This means that locations that are far apart on the game map can be sitting right next to each other on the storage grids! Unless you are in a warp room, using the select glitch will take you to the room bordering the one you are in, whether it be another part of the game map or one of the many secret worlds.
Side note: Generally, each grid follows a theme of sorts; for example, grid 1 contains the exteriors for the first four ruins while grids 5 and 6 contain the interiors of said ruins.
Secret worlds are simply copies of the same room used to fill the space between the normal map rooms. Each grid has its own secret world; for example, grid 1 has the grayish background used as the background for the ruins' exteriors, whereas grid 3 has a horizontal hallway, and grid 5 has the infamous Chozo maze.
An interesting fact is that the room used for each grid's secret world is a copy of another room used in the main map. For example, the Chozo maze is actually a shadow of a portion of a vertical climb used in the final ruins where the regular metroids are found.
Secret worlds can be used to gain access to non-neighboring parts of the map. The Chozo maze is used quite extensively for this purpose in the current glitched run.
Note: The secret worlds are devoid of all signs of life. There are no items to grab, no metroids to kill in them. They are simply paths to other parts of the map that do have these.
As mentioned before, the way the game links parts of the map to others is through a series of warp rooms. Warp rooms take effect when Samus triggers a border transition (that is, she leaves the room through one of the boundaries where the screen stopped scrolling). They can be a powerful way of moving about the map, but what they do can be extremely confusing if you are just getting into the select glitch and are not fully aware of their existence.
Simply put, a warp room works by pretending to be in another location whenever Samus leaves it. We will call this an "exit point". Let's use an example to demonstrate this. Imagine Samus is in the room 10x4 on some arbitrary grid. It has an exit point of 5x5. There is an opening on the right side; therefore, when she leaves that room through the normal opening, she will be in the room at 6x5, not 11x4!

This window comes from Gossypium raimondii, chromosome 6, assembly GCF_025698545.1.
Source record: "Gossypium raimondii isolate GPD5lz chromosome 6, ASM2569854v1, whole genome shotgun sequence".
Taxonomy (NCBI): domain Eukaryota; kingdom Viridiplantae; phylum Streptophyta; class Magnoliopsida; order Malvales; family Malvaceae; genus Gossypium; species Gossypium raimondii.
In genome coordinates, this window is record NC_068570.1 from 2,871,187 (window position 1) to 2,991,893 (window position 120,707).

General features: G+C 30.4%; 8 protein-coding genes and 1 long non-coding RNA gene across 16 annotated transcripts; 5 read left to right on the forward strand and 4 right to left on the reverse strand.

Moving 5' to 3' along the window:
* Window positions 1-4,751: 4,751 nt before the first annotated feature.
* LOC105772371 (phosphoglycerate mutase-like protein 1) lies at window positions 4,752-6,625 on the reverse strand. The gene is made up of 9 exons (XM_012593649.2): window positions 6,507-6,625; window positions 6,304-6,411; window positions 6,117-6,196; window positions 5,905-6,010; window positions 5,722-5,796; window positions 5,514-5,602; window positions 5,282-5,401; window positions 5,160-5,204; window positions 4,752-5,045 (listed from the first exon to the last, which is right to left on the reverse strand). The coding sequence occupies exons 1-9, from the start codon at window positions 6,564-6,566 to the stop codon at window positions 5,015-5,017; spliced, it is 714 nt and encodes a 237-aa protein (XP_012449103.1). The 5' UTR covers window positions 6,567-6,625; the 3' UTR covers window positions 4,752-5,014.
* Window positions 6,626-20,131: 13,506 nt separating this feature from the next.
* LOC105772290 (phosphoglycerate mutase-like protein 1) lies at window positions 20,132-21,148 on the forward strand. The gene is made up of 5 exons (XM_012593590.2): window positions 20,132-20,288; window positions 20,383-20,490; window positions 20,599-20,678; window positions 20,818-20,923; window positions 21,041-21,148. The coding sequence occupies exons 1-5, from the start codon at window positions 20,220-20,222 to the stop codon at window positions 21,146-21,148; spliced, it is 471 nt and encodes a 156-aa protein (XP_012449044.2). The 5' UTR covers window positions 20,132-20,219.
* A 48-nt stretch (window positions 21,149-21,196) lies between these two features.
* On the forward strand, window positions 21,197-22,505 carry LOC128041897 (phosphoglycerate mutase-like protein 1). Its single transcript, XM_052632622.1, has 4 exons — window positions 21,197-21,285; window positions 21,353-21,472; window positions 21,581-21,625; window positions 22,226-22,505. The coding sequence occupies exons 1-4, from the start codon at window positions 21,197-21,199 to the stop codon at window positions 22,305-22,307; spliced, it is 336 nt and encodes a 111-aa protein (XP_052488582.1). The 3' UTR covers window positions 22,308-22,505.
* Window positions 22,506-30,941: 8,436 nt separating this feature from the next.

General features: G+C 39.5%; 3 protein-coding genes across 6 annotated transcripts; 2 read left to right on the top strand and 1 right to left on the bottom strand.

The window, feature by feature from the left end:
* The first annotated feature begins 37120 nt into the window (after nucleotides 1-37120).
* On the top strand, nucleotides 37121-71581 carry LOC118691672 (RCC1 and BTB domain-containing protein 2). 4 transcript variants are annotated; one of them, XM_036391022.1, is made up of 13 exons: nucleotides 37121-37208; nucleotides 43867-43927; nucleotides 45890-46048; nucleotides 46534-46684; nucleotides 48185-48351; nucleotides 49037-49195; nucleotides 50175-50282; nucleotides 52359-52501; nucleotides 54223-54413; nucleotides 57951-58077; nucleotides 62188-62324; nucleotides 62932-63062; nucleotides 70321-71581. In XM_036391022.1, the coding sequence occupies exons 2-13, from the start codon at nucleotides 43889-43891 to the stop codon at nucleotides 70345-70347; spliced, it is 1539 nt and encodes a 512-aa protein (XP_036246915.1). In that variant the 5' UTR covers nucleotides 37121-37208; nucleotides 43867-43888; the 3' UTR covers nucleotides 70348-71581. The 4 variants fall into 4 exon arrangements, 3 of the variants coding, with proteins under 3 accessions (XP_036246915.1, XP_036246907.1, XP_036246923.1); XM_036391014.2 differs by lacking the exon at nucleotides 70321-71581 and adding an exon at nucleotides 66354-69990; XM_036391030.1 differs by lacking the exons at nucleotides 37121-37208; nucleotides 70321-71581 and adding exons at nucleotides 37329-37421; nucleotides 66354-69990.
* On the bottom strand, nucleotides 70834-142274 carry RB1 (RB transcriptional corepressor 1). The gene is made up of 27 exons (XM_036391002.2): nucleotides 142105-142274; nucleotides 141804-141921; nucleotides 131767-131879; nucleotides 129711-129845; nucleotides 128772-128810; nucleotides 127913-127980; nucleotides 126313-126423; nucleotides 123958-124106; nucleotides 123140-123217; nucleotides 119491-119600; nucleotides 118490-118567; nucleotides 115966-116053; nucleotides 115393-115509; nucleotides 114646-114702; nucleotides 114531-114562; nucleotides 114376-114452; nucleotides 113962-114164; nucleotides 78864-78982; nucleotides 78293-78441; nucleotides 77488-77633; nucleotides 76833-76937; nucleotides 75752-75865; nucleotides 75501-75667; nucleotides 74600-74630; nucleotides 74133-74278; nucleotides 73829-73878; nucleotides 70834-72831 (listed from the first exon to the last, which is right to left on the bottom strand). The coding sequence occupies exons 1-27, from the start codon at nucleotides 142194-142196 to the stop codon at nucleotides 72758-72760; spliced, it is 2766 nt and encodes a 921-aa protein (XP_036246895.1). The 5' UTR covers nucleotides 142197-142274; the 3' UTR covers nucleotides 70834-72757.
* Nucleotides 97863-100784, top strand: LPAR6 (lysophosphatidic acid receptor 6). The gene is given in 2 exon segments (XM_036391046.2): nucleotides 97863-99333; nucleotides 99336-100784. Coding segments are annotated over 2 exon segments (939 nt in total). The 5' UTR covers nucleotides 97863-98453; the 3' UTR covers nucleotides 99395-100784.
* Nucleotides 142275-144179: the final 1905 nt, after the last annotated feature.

Now, imagine that she uses the select glitch to create an opening through the floor of the room. When she goes through that opening, she will not be at 10x5, she will be at 5x6! In this situation, if you try to backtrack, you will find the room you left from is not there anymore. She will actually end up at 5x5, not 10x4 pretending to be at 5x5. This could be part of a secret world; it may be another part of the map altogether. 5x5 could itself be a warp room to somewhere else entirely!
Warping is used extensively in the glitched run.
Pictured is an animated GIF to demonstrate how this works. It uses M2Edit
, a map editor for this game.
Scroll warping entails getting Samus to appear on the opposite side of a room by screwing with how the screen scrolls. It involves using the select glitch to force the screen to be between two different rooms that the screen would ordinarily stop scrolling between.
When you do this, the screen will attempt to correct it itself according to orientation. If the screen is on top of a horizontal border, it will not scroll up when you jump, only down when you fall. If it is on top of a vertical border, it will slowly scroll over to the closest side of the screen. If you can get Samus on the other side of the border before it fixes itself, she will warp to the other side of the room that she was just in.
Both types are used once in the glitched run, the first to get out of an otherwise awkward situation after grabbing a missile pack, the second simply to position Samus as far left on the screen as possible (she does not warp in this case, but it does cause her to be further off the screen than she normally could be). The second type is also visible in a few situations, but is otherwise unused.
Shadows are simply parts of the normal map but with a different tileset than normal. This is caused by the select glitch allowing you to bypass the blackout transitions where tileset loading ordinarily occurs.
It is interesting to note that, unlike most games where a tileset switch has no effects outside making the screen look garbled, in Metroid 2 each tile has a physical property attached to it. If it looks like a spike, it will act like a spike and deal damage, even though that should be sand that you are walking on. Sprites do not follow this rule. The spider ball will always be the spider ball, though it looks like an enemy.